We are in the midst of a series of one-to-one 'qualitative' interviews, some of which (like Julie’s) we are publishing on this blog over the next weeks and months. In addition, NLJ will soon be conducting a 'quantitative' survey amongst their readers. Do get involved!  We look forward to hearing from you!
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On the subject of the new digital lingo, I just have to share this wonderful "Digital Terms Deciphered" glossary, that our good friend Simon Marshall has created.  It tells  you everything you need to know about the trendy new digital terms constantly being bandied about these days, but might be too afraid to ask.  Do you know your rich snippets from your alt tags?  Your backlinks from your iframes? The difference between agile and waterfall platforms?  As Simon says, it can be as confusing as knowing your lattes from your flat whites - but the good news is we did all eventually master ordering a coffee, didn't we!  

You may know Simon from his time as an in-house marketeer at Osborne Clarke and then Burges Salmon.  You may also be up to date with the news that he's recently set up his own legal marketing consultancy called TBD (To Be Determined).  If you don't know Simon, take it from me he is one of the best social media sages for professional firms around.  You can connect with him here on LinkedIn.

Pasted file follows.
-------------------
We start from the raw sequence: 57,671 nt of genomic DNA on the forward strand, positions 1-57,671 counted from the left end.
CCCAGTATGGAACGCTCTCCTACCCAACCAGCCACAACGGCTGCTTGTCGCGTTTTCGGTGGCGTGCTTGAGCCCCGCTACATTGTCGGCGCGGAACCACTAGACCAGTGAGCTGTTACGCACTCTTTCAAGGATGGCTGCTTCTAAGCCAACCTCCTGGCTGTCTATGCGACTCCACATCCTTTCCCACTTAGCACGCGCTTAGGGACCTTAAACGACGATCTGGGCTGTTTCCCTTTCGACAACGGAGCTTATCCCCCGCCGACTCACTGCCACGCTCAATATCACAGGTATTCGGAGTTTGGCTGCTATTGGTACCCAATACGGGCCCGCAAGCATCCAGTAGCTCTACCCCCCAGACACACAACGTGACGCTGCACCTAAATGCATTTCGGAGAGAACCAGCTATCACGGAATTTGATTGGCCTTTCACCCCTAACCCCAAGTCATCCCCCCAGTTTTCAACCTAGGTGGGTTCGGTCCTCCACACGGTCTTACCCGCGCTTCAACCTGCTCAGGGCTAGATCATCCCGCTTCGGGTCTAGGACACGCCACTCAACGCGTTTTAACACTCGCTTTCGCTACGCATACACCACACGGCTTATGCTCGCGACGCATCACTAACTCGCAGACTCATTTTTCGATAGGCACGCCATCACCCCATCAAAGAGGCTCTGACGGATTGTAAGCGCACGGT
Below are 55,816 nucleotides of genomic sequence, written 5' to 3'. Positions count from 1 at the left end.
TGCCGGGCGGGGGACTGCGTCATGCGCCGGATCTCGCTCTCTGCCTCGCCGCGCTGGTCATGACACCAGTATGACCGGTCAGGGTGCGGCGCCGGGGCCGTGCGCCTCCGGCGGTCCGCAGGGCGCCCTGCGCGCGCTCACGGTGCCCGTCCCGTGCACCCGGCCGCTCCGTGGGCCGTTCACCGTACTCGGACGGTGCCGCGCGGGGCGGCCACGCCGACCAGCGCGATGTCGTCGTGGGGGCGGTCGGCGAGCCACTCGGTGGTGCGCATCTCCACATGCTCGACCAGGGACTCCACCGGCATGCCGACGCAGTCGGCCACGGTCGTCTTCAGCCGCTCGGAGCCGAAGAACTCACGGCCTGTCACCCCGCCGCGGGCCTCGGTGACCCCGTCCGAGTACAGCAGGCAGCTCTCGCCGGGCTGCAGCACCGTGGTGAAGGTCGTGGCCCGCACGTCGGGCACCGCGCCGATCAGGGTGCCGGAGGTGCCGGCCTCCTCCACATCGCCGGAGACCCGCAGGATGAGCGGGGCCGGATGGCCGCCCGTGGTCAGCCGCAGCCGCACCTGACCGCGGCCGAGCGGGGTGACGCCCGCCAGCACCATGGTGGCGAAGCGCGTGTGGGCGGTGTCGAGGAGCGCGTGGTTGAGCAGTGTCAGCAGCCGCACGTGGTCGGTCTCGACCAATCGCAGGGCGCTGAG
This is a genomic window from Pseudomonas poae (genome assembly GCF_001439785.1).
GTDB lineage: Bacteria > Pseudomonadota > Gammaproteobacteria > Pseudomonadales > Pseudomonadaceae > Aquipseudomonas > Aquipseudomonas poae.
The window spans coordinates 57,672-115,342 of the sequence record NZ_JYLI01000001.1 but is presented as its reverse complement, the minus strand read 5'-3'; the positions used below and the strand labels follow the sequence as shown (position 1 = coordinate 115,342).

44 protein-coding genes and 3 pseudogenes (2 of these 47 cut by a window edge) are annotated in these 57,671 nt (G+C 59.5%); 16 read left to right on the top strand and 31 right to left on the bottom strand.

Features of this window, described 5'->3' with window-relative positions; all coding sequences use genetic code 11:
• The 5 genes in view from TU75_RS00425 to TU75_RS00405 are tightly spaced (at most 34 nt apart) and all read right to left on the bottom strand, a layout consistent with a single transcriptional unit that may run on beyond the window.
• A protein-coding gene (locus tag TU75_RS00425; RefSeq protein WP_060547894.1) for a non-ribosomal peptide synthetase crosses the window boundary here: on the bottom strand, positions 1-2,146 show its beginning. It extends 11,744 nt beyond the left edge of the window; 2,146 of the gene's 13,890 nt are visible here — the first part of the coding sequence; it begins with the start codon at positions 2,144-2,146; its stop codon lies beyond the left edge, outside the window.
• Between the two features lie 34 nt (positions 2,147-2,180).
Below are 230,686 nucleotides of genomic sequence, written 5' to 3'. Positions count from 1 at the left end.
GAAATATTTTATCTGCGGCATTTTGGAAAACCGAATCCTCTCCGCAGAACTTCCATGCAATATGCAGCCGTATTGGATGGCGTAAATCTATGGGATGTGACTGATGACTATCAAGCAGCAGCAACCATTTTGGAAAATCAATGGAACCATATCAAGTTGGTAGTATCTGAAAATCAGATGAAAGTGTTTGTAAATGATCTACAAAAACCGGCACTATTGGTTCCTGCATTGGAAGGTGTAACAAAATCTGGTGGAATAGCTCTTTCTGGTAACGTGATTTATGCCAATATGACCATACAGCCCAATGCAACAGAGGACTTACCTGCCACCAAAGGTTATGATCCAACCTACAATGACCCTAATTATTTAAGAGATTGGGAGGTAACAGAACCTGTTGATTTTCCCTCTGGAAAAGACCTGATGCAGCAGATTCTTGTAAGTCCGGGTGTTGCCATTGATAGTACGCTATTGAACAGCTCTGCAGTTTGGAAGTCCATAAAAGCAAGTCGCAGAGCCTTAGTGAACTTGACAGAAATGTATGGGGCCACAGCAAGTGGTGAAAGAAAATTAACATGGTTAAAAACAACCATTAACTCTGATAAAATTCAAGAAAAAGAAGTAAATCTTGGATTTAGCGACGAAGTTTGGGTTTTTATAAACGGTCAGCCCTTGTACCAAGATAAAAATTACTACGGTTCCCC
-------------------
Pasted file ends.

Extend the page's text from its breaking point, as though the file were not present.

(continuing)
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Everybody’s talking about Slaughter & May’s gender pay gap news: one of the most iconically ‘City’ of the magic circle law firms is paying female associates more than their male counterparts. This story is one of those watershed moments for the profession, not so much because of the stats themselves, (see below), but because when a firm like this considers gender equality something to be proud of and integral to their brand, then other firms will surely follow.  And this is precisely the claim Slaughters has been making: their publicity machine has been explaining how their “one-firm culture ... values remunerating employees in a less differentiated and more egalitarian way”.  (*waves* to ex-Kysenite, now Slaughters communications manager, Ollie Hibberd).

Yes it’s true that digging in to the stats arguably raises more questions than this story answers, (not least whether paying women more than men can actually be considered achieving equality; also whether the firm was justified in excluding their all-female secretarial pool from stats they publicised about pay for business services staff). And yes, I know this new-found interest in promoting equality is only happening because of the gender pay gap reporting legislation. But however we’ve arrived here, all firms are now suddenly interested in addressing inequalities in their own workplaces. This is definitely a moment to celebrate.